"I heard about it after the game," Capuano said. "I'm glad I didn't know about it. Today I just tried to focus on the game. It didn't happen, so I don't know if there's much more to talk about."Had the trade occurred, Capuano would have made one start for Boston, and he would not have been eligible for the postseason.
The Daily News is reporting that the Mets will exercise Terry Collins' option for 2013 sometime in the next ten days.
As for Collins' option, the team could serve two purposes by deciding to exercise it immediately after the season. Most important, it would save him from any whiff of lame-duck perception next season, his second on the job.Richard Sandomir and Ken Belson of the New York Times, chronicle Fred Wilpon's and Saul Katz's history as investors.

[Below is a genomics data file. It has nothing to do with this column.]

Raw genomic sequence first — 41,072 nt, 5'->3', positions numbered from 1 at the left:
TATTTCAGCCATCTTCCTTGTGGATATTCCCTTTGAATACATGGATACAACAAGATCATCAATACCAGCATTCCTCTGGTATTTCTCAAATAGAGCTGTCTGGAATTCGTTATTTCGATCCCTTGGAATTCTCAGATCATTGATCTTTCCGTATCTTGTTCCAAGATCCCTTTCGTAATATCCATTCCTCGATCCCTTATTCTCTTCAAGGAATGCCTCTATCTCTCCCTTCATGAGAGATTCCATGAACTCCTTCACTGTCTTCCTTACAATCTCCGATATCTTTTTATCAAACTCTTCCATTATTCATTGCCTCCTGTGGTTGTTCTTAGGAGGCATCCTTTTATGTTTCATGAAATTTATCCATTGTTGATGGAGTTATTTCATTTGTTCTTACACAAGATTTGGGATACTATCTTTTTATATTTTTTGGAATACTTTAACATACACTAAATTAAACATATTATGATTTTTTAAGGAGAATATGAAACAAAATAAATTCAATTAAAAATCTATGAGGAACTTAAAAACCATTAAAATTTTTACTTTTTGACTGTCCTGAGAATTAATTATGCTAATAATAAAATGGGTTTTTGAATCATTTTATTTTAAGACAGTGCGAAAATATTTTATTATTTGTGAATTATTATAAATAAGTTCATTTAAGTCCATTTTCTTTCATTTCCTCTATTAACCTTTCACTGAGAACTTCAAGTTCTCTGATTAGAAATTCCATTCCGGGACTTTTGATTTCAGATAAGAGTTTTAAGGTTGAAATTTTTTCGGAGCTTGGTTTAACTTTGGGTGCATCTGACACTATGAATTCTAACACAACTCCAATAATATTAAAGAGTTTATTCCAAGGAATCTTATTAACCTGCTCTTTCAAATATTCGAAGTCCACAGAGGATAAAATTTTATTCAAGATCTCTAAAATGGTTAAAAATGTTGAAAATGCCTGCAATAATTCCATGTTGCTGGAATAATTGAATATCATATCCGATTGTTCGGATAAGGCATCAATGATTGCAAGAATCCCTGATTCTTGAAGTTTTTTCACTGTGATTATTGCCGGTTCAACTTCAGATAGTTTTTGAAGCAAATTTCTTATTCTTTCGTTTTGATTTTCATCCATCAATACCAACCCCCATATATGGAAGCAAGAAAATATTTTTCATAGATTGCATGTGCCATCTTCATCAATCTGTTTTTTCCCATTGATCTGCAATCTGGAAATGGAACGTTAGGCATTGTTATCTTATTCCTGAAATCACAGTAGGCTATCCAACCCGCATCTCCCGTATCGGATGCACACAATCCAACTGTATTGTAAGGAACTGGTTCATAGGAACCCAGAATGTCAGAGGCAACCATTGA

Collins has a two-year contract, so if the Mets wait to make the third year official, and they begin the season poorly, he might face a situation similar to Jerry Manuel in 2010. That year, every slump led to questions about Manuel's future.
In court documents and depositions, Wilpon and Katz portray themselves as typical brokerage customers relying on Madoff’s expertise, not as executives comfortable with the complexities of stock investing. They assert that they did not understand Madoff’s investment strategy, but also that they did not question his distinctively reliable returns.A number of people were interviewed for the story, and according to one source:
"You can’t run those businesses and be successful, and pretend you are a rube."
Another said: "These guys asked incisive questions during negotiations; they were very tough negotiating loan documents. They understood interest rates and loan swaps. They are not country bumpkins, and they had sharp people around them on the financial side."